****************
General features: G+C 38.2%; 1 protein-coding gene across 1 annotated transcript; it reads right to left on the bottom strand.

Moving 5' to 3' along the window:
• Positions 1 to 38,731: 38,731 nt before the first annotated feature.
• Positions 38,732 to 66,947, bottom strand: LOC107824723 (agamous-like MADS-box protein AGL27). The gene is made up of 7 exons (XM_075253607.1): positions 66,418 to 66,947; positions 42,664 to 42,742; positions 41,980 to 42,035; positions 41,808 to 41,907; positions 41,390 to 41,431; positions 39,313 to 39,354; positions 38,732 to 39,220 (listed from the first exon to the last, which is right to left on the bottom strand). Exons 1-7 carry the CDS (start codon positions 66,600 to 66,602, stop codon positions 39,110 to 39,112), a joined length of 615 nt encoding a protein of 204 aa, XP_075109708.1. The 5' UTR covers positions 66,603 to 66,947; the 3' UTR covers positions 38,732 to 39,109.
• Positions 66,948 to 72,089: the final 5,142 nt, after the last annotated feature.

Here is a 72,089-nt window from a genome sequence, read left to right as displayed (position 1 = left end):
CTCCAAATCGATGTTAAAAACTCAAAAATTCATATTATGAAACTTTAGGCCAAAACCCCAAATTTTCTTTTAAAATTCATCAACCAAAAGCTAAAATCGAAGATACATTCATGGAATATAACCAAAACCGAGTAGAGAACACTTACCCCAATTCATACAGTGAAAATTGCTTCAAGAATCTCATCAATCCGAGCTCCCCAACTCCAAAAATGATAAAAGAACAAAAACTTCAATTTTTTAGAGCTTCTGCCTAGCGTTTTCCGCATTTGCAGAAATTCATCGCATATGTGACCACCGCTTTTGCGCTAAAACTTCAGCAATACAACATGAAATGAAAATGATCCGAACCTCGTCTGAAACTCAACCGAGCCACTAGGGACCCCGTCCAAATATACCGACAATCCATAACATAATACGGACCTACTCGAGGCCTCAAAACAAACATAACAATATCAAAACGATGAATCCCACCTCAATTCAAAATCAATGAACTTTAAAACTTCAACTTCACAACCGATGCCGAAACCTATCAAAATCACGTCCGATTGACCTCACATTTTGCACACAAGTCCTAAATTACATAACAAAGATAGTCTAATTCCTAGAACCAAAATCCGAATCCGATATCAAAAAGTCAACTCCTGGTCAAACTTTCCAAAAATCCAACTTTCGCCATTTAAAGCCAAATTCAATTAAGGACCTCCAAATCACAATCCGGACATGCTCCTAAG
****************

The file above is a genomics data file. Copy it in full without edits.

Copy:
General features: G+C 38.2%; 1 protein-coding gene across 1 annotated transcript; it reads right to left on the bottom strand.

Moving 5' to 3' along the window:
• Positions 1 to 38,731: 38,731 nt before the first annotated feature.
• Positions 38,732 to 66,947, bottom strand: LOC107824723 (agamous-like MADS-box protein AGL27). The gene is made up of 7 exons (XM_075253607.1): positions 66,418 to 66,947; positions 42,664 to 42,742; positions 41,980 to 42,035; positions 41,808 to 41,907; positions 41,390 to 41,431; positions 39,313 to 39,354; positions 38,732 to 39,220 (listed from the first exon to the last, which is right to left on the bottom strand). Exons 1-7 carry the CDS (start codon positions 66,600 to 66,602, stop codon positions 39,110 to 39,112), a joined length of 615 nt encoding a protein of 204 aa, XP_075109708.1. The 5' UTR covers positions 66,603 to 66,947; the 3' UTR covers positions 38,732 to 39,109.
• Positions 66,948 to 72,089: the final 5,142 nt, after the last annotated feature.

Here is a 72,089-nt window from a genome sequence, read left to right as displayed (position 1 = left end):
CTCCAAATCGATGTTAAAAACTCAAAAATTCATATTATGAAACTTTAGGCCAAAACCCCAAATTTTCTTTTAAAATTCATCAACCAAAAGCTAAAATCGAAGATACATTCATGGAATATAACCAAAACCGAGTAGAGAACACTTACCCCAATTCATACAGTGAAAATTGCTTCAAGAATCTCATCAATCCGAGCTCCCCAACTCCAAAAATGATAAAAGAACAAAAACTTCAATTTTTTAGAGCTTCTGCCTAGCGTTTTCCGCATTTGCAGAAATTCATCGCATATGTGACCACCGCTTTTGCGCTAAAACTTCAGCAATACAACATGAAATGAAAATGATCCGAACCTCGTCTGAAACTCAACCGAGCCACTAGGGACCCCGTCCAAATATACCGACAATCCATAACATAATACGGACCTACTCGAGGCCTCAAAACAAACATAACAATATCAAAACGATGAATCCCACCTCAATTCAAAATCAATGAACTTTAAAACTTCAACTTCACAACCGATGCCGAAACCTATCAAAATCACGTCCGATTGACCTCACATTTTGCACACAAGTCCTAAATTACATAACAAAGATAGTCTAATTCCTAGAACCAAAATCCGAATCCGATATCAAAAAGTCAACTCCTGGTCAAACTTTCCAAAAATCCAACTTTCGCCATTTAAAGCCAAATTCAATTAAGGACCTCCAAATCACAATCCGGACATGCTCCTAAG